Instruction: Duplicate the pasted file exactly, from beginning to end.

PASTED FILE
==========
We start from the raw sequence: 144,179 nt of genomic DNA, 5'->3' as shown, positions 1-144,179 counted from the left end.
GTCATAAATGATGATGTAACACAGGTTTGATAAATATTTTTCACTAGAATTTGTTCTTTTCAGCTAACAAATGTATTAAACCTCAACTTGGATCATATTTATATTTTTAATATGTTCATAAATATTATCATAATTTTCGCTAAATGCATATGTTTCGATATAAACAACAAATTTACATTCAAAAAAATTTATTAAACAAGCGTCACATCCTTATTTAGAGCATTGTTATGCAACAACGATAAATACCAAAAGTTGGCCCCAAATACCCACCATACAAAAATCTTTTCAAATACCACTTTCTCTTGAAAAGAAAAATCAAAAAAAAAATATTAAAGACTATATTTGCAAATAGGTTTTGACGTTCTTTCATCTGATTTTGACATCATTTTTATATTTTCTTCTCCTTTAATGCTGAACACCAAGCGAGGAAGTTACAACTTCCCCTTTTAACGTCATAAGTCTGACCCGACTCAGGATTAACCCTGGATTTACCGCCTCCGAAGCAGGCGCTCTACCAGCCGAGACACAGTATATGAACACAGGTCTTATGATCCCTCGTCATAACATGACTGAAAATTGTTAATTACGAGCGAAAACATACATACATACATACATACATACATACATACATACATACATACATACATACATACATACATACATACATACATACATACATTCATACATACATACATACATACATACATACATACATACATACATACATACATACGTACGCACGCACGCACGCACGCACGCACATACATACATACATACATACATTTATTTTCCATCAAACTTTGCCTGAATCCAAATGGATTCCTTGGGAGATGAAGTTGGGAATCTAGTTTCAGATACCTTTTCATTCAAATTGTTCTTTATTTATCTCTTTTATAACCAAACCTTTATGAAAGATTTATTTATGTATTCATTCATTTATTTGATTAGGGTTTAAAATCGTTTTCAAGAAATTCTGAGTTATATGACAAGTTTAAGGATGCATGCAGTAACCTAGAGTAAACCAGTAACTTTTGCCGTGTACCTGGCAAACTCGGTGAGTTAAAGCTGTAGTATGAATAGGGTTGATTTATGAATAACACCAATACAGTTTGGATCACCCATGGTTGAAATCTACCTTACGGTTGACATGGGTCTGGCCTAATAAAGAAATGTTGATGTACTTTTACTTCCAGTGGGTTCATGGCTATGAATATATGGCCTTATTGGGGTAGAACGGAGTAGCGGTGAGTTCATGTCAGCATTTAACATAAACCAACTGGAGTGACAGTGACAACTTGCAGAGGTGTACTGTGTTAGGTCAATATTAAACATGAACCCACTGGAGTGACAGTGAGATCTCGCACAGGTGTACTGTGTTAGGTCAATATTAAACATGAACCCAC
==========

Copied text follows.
We start from the raw sequence: 144,179 nt of genomic DNA, 5'->3' as shown, positions 1-144,179 counted from the left end.
GTCATAAATGATGATGTAACACAGGTTTGATAAATATTTTTCACTAGAATTTGTTCTTTTCAGCTAACAAATGTATTAAACCTCAACTTGGATCATATTTATATTTTTAATATGTTCATAAATATTATCATAATTTTCGCTAAATGCATATGTTTCGATATAAACAACAAATTTACATTCAAAAAAATTTATTAAACAAGCGTCACATCCTTATTTAGAGCATTGTTATGCAACAACGATAAATACCAAAAGTTGGCCCCAAATACCCACCATACAAAAATCTTTTCAAATACCACTTTCTCTTGAAAAGAAAAATCAAAAAAAAAATATTAAAGACTATATTTGCAAATAGGTTTTGACGTTCTTTCATCTGATTTTGACATCATTTTTATATTTTCTTCTCCTTTAATGCTGAACACCAAGCGAGGAAGTTACAACTTCCCCTTTTAACGTCATAAGTCTGACCCGACTCAGGATTAACCCTGGATTTACCGCCTCCGAAGCAGGCGCTCTACCAGCCGAGACACAGTATATGAACACAGGTCTTATGATCCCTCGTCATAACATGACTGAAAATTGTTAATTACGAGCGAAAACATACATACATACATACATACATACATACATACATACATACATACATACATACATACATACATACATACATACATACATACATTCATACATACATACATACATACATACATACATACATACATACATACATACATACGTACGCACGCACGCACGCACGCACGCACATACATACATACATACATACATTTATTTTCCATCAAACTTTGCCTGAATCCAAATGGATTCCTTGGGAGATGAAGTTGGGAATCTAGTTTCAGATACCTTTTCATTCAAATTGTTCTTTATTTATCTCTTTTATAACCAAACCTTTATGAAAGATTTATTTATGTATTCATTCATTTATTTGATTAGGGTTTAAAATCGTTTTCAAGAAATTCTGAGTTATATGACAAGTTTAAGGATGCATGCAGTAACCTAGAGTAAACCAGTAACTTTTGCCGTGTACCTGGCAAACTCGGTGAGTTAAAGCTGTAGTATGAATAGGGTTGATTTATGAATAACACCAATACAGTTTGGATCACCCATGGTTGAAATCTACCTTACGGTTGACATGGGTCTGGCCTAATAAAGAAATGTTGATGTACTTTTACTTCCAGTGGGTTCATGGCTATGAATATATGGCCTTATTGGGGTAGAACGGAGTAGCGGTGAGTTCATGTCAGCATTTAACATAAACCAACTGGAGTGACAGTGACAACTTGCAGAGGTGTACTGTGTTAGGTCAATATTAAACATGAACCCACTGGAGTGACAGTGAGATCTCGCACAGGTGTACTGTGTTAGGTCAATATTAAACATGAACCCAC